Timothy I. Ahern – Major General, United States Air Force



Died April 16, 2003 of respiratory failure after a brief illness at Virginia Hospital Center, Arlington, Virginia.

Born in New Haven, Connecticut, in 1924, General Ahern attended Catholic Schools in the city and entered what is now Southern Connecticut State Univesity at age 15. Three years later, he left college in his junior year to enter the Army Air Corps during World War II and become one of its youngest pilots. He received his officer’s commission in February 1944.

Stationed in England with the 8th Air Force, he was shot down and taken prisoner in August 1944, spending eight months in two different German P.O.W. camps before being liberated in April, 1945.

After early assignments in public relations and information, Gen. Ahern served as an Instrument Pilot Instructor. In the mid ’50s he came to Washington to serve as aide and pilot to the late General Thomas D. White, first as Vice Chief, then Chief of Staff of the Air Force.

In the early ’60s, he served as F-102 Squadron Commander in Madison, Wisconsin, where his unit was deployed to Florida to fly fighter-interceptor escort during the Cuban Missile Crisis of 1962.

He attended the Air War College in Montgomery, Alabama, being selected its Distinguished Graduate of 1964.

After tours in Iceland and Colorado, he was selected one of a small group of Air Force officers to attend the Advanced Management Program at the Harvard Business School in 1967.

During an assignment in Washington in the early ’70s, he helped shepherd the development of the original AWACS and was proud to see it come in “under budget, before deadline and beyond specifications.”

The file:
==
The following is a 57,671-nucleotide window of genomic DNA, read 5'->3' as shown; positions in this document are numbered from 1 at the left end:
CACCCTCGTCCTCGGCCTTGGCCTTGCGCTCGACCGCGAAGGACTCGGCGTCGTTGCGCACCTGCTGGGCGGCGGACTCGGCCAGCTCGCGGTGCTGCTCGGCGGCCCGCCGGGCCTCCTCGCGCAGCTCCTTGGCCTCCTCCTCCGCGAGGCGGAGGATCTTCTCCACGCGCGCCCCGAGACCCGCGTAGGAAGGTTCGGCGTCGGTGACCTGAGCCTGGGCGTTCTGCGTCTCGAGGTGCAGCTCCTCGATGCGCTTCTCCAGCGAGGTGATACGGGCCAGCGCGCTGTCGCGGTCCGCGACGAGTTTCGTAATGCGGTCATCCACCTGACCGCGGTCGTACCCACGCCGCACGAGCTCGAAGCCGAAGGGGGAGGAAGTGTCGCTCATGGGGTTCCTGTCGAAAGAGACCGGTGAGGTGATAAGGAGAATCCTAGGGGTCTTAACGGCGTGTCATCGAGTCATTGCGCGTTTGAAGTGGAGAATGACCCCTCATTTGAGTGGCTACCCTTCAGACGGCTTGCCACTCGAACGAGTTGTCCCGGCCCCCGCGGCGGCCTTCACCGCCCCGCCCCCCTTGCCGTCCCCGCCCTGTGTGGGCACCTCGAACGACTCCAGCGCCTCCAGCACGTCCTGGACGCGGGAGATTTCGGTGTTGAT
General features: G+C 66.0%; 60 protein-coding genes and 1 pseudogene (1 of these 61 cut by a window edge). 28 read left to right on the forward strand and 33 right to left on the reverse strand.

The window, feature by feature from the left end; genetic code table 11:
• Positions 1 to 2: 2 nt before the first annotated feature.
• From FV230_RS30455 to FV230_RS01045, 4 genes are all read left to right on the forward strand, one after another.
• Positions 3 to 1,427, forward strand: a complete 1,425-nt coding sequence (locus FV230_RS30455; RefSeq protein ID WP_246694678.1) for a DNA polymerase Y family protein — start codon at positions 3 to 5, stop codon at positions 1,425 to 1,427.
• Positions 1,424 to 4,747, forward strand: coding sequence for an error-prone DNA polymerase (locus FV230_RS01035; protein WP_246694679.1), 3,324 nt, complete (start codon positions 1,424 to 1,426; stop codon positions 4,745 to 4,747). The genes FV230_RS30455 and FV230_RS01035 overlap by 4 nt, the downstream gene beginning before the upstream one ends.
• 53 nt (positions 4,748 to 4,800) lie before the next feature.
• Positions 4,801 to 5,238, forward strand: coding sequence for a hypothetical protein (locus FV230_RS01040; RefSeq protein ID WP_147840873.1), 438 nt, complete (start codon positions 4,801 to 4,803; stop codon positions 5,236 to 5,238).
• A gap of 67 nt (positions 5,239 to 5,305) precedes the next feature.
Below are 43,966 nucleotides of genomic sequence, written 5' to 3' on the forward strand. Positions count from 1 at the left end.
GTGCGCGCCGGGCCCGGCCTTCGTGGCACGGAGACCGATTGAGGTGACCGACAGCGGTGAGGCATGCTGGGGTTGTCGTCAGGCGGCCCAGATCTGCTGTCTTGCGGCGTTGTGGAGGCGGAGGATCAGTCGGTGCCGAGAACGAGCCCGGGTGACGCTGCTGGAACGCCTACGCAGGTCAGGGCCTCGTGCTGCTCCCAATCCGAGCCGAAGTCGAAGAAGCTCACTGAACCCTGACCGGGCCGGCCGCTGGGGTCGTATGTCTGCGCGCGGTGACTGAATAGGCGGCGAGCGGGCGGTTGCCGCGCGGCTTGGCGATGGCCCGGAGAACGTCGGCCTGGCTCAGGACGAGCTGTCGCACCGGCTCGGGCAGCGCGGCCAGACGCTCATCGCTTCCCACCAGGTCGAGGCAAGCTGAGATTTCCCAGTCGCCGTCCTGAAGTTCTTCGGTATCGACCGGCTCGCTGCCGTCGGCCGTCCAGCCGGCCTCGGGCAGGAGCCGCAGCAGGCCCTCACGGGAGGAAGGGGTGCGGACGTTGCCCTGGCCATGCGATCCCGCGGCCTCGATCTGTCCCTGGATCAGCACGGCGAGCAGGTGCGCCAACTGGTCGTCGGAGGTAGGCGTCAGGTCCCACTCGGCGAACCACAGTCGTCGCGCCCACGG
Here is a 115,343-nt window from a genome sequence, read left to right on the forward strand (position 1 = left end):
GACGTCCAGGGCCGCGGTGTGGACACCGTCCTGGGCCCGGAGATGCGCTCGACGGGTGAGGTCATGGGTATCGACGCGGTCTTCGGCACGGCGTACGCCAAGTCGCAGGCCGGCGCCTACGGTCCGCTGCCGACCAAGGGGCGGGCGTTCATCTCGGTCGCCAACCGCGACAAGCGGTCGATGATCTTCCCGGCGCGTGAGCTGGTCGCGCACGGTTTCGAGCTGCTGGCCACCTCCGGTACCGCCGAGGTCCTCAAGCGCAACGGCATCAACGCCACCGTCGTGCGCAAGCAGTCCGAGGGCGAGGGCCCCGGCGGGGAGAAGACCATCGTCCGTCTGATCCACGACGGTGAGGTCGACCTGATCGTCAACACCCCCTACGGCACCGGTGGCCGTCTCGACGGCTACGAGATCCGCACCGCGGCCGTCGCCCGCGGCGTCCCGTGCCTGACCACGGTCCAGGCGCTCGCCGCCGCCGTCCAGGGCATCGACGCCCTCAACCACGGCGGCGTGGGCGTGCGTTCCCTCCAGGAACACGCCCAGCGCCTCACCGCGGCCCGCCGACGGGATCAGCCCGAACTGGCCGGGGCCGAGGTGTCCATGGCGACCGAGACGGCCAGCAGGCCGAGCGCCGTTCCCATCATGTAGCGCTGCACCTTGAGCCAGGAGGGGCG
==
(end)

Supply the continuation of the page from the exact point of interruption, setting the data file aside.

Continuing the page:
He was listed in Who’s Who in the World 1977.

His final Air Force job in the late ’70s was as Assistant Deputy Chief of Staff, Research and Development, from which he retired in December, 1978.

His military decorations include the Distinguished Service Medal, Legion of Merit, Air Medal and Air Force Commendation Medal with Two Oak Leaf Clusters.

Within a few months of retirement, he joined with three other retired officers to create Cypress International, a defense consulting firm based in Alexandria, Virginia. The company continues to this day, although General Ahern retired from it in 1986.

He met and married his wife, the Widow Kathryn L. Teague Ahern, when stationed at Barksdale Air Force Base, Louisiana, in 1949. Together they raised a son and a daughter. He supported her interest in politics, which took her to the Reagan White House as Assistant to Press Secretary James Brady. She died in 1989.

General Ahern’s Alma Mater, Southern Connecticut State University, selected him its Distinguished Alumnus of 2002, and a feature article on him appears in the Spring 2003 issue of its alumni magazine, Southern.